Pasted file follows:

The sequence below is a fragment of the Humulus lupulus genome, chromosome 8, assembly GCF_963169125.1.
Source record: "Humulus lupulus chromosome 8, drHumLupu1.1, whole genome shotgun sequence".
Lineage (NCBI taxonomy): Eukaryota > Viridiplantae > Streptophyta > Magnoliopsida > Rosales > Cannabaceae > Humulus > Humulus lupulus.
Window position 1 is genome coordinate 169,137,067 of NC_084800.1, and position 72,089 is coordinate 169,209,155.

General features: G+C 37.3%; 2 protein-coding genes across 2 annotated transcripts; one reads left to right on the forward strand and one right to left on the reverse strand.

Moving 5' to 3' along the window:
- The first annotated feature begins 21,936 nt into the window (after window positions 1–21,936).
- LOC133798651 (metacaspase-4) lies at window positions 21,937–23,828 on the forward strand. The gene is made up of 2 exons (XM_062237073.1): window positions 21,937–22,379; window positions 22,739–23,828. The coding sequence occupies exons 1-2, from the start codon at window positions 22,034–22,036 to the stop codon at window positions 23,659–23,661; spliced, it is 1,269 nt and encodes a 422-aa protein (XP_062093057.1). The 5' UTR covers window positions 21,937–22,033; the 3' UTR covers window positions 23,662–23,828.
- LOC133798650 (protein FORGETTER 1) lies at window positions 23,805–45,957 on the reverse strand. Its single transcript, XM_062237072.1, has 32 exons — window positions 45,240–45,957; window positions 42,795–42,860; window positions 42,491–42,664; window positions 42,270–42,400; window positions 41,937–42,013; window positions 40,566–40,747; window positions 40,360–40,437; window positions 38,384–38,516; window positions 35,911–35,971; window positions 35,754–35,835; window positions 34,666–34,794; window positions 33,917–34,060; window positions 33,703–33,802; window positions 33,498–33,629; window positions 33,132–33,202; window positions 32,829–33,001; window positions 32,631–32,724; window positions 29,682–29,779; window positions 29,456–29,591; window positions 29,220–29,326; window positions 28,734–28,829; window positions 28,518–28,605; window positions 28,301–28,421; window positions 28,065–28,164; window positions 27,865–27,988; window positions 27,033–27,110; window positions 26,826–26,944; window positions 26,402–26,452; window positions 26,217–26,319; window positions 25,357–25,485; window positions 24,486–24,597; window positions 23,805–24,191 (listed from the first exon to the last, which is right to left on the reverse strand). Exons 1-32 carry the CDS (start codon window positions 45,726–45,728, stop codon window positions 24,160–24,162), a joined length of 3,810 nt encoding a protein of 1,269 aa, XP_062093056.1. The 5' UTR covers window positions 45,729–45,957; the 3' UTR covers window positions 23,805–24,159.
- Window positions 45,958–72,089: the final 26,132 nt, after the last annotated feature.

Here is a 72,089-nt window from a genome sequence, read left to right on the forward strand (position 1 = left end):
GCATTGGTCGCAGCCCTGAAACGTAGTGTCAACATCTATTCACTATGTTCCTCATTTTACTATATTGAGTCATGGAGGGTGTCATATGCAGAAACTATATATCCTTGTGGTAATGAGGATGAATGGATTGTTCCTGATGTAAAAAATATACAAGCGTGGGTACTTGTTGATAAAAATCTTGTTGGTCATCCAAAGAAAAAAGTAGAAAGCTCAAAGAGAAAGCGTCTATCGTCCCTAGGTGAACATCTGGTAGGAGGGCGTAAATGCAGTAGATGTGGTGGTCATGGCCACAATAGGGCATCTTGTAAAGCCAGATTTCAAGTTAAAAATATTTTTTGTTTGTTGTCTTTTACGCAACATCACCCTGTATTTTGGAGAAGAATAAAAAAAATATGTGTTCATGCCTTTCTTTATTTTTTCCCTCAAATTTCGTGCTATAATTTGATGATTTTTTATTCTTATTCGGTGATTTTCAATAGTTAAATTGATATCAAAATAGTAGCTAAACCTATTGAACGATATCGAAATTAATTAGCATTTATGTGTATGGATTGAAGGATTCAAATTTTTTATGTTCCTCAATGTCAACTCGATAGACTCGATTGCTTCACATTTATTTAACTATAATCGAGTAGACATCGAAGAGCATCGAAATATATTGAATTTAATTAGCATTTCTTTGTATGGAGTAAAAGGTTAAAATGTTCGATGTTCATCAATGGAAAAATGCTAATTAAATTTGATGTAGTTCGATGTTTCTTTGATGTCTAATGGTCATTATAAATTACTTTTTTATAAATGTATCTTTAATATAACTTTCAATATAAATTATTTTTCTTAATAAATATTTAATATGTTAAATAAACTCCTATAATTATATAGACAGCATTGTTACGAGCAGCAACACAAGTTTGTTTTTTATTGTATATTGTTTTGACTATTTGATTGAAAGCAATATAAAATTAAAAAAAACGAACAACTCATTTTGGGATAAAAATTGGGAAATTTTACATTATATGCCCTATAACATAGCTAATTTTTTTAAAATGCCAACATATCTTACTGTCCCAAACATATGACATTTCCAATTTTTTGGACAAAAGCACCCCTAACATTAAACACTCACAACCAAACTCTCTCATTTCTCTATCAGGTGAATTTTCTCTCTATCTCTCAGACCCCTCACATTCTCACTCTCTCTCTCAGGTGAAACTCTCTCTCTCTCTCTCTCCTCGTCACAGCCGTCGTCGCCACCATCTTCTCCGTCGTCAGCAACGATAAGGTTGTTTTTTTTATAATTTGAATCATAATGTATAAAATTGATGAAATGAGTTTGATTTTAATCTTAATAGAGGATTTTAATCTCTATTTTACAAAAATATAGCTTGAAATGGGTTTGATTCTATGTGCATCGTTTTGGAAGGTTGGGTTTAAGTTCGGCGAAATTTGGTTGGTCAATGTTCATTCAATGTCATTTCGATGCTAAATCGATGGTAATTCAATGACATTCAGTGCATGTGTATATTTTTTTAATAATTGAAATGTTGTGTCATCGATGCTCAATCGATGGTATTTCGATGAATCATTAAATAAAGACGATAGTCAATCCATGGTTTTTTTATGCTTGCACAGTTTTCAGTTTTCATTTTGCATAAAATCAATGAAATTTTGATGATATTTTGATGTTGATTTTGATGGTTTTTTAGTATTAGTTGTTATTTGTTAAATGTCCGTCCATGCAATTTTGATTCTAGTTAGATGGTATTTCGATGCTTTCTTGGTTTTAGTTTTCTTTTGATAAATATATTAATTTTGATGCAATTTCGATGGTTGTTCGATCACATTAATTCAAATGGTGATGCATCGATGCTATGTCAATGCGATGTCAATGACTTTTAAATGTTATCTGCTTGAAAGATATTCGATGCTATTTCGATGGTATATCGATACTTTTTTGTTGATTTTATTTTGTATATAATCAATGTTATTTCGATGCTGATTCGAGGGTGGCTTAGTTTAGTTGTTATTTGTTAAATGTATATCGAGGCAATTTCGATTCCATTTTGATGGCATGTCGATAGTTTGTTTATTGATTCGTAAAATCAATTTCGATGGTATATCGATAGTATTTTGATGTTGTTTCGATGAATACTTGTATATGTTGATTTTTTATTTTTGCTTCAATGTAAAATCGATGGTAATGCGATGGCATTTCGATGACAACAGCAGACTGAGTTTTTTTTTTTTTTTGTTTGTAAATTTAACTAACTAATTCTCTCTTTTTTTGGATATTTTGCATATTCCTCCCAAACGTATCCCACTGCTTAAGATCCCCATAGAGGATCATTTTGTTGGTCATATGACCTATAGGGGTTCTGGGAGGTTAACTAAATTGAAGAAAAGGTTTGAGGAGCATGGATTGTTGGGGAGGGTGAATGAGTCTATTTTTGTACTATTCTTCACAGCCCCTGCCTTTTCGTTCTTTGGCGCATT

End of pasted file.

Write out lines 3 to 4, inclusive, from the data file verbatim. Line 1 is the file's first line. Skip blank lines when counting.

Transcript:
Lineage (NCBI taxonomy): Eukaryota > Viridiplantae > Streptophyta > Magnoliopsida > Rosales > Cannabaceae > Humulus > Humulus lupulus.
Window position 1 is genome coordinate 169,137,067 of NC_084800.1, and position 72,089 is coordinate 169,209,155.